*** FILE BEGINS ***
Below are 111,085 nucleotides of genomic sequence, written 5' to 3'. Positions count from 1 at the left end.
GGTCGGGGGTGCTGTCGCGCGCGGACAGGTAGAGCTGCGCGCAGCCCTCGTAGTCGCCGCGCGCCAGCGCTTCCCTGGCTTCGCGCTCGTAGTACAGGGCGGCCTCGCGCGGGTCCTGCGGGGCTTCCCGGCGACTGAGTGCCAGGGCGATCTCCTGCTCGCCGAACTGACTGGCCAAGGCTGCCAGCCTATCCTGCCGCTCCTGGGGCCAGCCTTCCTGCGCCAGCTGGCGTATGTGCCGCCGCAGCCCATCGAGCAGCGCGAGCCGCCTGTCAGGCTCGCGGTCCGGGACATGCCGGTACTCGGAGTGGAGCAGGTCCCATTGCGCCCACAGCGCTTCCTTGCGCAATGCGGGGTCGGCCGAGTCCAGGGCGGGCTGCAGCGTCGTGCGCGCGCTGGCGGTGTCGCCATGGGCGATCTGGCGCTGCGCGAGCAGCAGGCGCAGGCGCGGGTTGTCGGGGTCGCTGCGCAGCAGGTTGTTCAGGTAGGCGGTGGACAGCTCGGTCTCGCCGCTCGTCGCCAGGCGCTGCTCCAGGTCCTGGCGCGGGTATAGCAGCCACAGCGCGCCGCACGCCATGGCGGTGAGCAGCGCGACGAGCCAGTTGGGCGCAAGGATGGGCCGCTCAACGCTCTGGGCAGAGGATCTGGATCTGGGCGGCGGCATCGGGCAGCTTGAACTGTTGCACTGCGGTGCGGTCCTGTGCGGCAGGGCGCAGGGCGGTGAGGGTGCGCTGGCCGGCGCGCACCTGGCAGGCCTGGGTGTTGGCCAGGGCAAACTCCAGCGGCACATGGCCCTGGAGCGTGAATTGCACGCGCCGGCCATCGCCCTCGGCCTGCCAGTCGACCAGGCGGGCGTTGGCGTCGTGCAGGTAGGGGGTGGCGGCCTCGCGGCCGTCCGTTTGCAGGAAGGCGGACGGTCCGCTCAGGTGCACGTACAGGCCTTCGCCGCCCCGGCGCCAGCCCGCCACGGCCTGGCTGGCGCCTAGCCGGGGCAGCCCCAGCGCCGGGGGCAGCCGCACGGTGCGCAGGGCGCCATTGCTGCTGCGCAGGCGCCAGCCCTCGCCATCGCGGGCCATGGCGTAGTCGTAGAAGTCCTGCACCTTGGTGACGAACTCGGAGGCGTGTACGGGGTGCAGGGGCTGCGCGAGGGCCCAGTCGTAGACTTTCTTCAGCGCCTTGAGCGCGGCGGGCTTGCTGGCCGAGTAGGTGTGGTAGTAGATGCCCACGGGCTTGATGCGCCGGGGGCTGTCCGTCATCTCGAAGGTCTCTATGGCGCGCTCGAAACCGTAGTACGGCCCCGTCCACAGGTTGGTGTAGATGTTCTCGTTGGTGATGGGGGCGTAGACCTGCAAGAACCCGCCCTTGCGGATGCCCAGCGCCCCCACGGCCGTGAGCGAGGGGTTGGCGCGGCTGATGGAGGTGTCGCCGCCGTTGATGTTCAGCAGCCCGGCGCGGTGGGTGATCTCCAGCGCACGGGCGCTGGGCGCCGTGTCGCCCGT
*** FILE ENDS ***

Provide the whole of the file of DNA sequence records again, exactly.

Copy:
Below are 111,085 nucleotides of genomic sequence, written 5' to 3'. Positions count from 1 at the left end.
GGTCGGGGGTGCTGTCGCGCGCGGACAGGTAGAGCTGCGCGCAGCCCTCGTAGTCGCCGCGCGCCAGCGCTTCCCTGGCTTCGCGCTCGTAGTACAGGGCGGCCTCGCGCGGGTCCTGCGGGGCTTCCCGGCGACTGAGTGCCAGGGCGATCTCCTGCTCGCCGAACTGACTGGCCAAGGCTGCCAGCCTATCCTGCCGCTCCTGGGGCCAGCCTTCCTGCGCCAGCTGGCGTATGTGCCGCCGCAGCCCATCGAGCAGCGCGAGCCGCCTGTCAGGCTCGCGGTCCGGGACATGCCGGTACTCGGAGTGGAGCAGGTCCCATTGCGCCCACAGCGCTTCCTTGCGCAATGCGGGGTCGGCCGAGTCCAGGGCGGGCTGCAGCGTCGTGCGCGCGCTGGCGGTGTCGCCATGGGCGATCTGGCGCTGCGCGAGCAGCAGGCGCAGGCGCGGGTTGTCGGGGTCGCTGCGCAGCAGGTTGTTCAGGTAGGCGGTGGACAGCTCGGTCTCGCCGCTCGTCGCCAGGCGCTGCTCCAGGTCCTGGCGCGGGTATAGCAGCCACAGCGCGCCGCACGCCATGGCGGTGAGCAGCGCGACGAGCCAGTTGGGCGCAAGGATGGGCCGCTCAACGCTCTGGGCAGAGGATCTGGATCTGGGCGGCGGCATCGGGCAGCTTGAACTGTTGCACTGCGGTGCGGTCCTGTGCGGCAGGGCGCAGGGCGGTGAGGGTGCGCTGGCCGGCGCGCACCTGGCAGGCCTGGGTGTTGGCCAGGGCAAACTCCAGCGGCACATGGCCCTGGAGCGTGAATTGCACGCGCCGGCCATCGCCCTCGGCCTGCCAGTCGACCAGGCGGGCGTTGGCGTCGTGCAGGTAGGGGGTGGCGGCCTCGCGGCCGTCCGTTTGCAGGAAGGCGGACGGTCCGCTCAGGTGCACGTACAGGCCTTCGCCGCCCCGGCGCCAGCCCGCCACGGCCTGGCTGGCGCCTAGCCGGGGCAGCCCCAGCGCCGGGGGCAGCCGCACGGTGCGCAGGGCGCCATTGCTGCTGCGCAGGCGCCAGCCCTCGCCATCGCGGGCCATGGCGTAGTCGTAGAAGTCCTGCACCTTGGTGACGAACTCGGAGGCGTGTACGGGGTGCAGGGGCTGCGCGAGGGCCCAGTCGTAGACTTTCTTCAGCGCCTTGAGCGCGGCGGGCTTGCTGGCCGAGTAGGTGTGGTAGTAGATGCCCACGGGCTTGATGCGCCGGGGGCTGTCCGTCATCTCGAAGGTCTCTATGGCGCGCTCGAAACCGTAGTACGGCCCCGTCCACAGGTTGGTGTAGATGTTCTCGTTGGTGATGGGGGCGTAGACCTGCAAGAACCCGCCCTTGCGGATGCCCAGCGCCCCCACGGCCGTGAGCGAGGGGTTGGCGCGGCTGATGGAGGTGTCGCCGCCGTTGATGTTCAGCAGCCCGGCGCGGTGGGTGATCTCCAGCGCACGGGCGCTGGGCGCCGTGTCGCCCGT